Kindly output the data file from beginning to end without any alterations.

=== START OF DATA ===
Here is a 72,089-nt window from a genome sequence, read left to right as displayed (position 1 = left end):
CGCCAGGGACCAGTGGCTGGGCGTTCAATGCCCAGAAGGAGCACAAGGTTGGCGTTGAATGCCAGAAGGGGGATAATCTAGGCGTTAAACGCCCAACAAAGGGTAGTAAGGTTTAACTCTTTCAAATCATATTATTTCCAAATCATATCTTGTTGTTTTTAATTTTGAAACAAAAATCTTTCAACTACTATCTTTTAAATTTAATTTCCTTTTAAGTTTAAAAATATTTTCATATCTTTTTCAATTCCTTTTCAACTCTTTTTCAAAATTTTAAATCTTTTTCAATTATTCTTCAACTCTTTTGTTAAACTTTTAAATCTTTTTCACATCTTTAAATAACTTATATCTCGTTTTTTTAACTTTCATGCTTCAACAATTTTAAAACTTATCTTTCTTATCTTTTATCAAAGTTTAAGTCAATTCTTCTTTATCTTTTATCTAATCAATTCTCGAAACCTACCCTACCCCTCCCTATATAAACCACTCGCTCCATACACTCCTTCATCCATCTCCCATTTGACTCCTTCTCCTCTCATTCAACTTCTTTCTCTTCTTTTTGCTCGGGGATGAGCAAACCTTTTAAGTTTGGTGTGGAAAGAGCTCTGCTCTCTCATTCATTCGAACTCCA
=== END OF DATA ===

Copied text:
Here is a 72,089-nt window from a genome sequence, read left to right as displayed (position 1 = left end):
CGCCAGGGACCAGTGGCTGGGCGTTCAATGCCCAGAAGGAGCACAAGGTTGGCGTTGAATGCCAGAAGGGGGATAATCTAGGCGTTAAACGCCCAACAAAGGGTAGTAAGGTTTAACTCTTTCAAATCATATTATTTCCAAATCATATCTTGTTGTTTTTAATTTTGAAACAAAAATCTTTCAACTACTATCTTTTAAATTTAATTTCCTTTTAAGTTTAAAAATATTTTCATATCTTTTTCAATTCCTTTTCAACTCTTTTTCAAAATTTTAAATCTTTTTCAATTATTCTTCAACTCTTTTGTTAAACTTTTAAATCTTTTTCACATCTTTAAATAACTTATATCTCGTTTTTTTAACTTTCATGCTTCAACAATTTTAAAACTTATCTTTCTTATCTTTTATCAAAGTTTAAGTCAATTCTTCTTTATCTTTTATCTAATCAATTCTCGAAACCTACCCTACCCCTCCCTATATAAACCACTCGCTCCATACACTCCTTCATCCATCTCCCATTTGACTCCTTCTCCTCTCATTCAACTTCTTTCTCTTCTTTTTGCTCGGGGATGAGCAAACCTTTTAAGTTTGGTGTGGAAAGAGCTCTGCTCTCTCATTCATTCGAACTCCA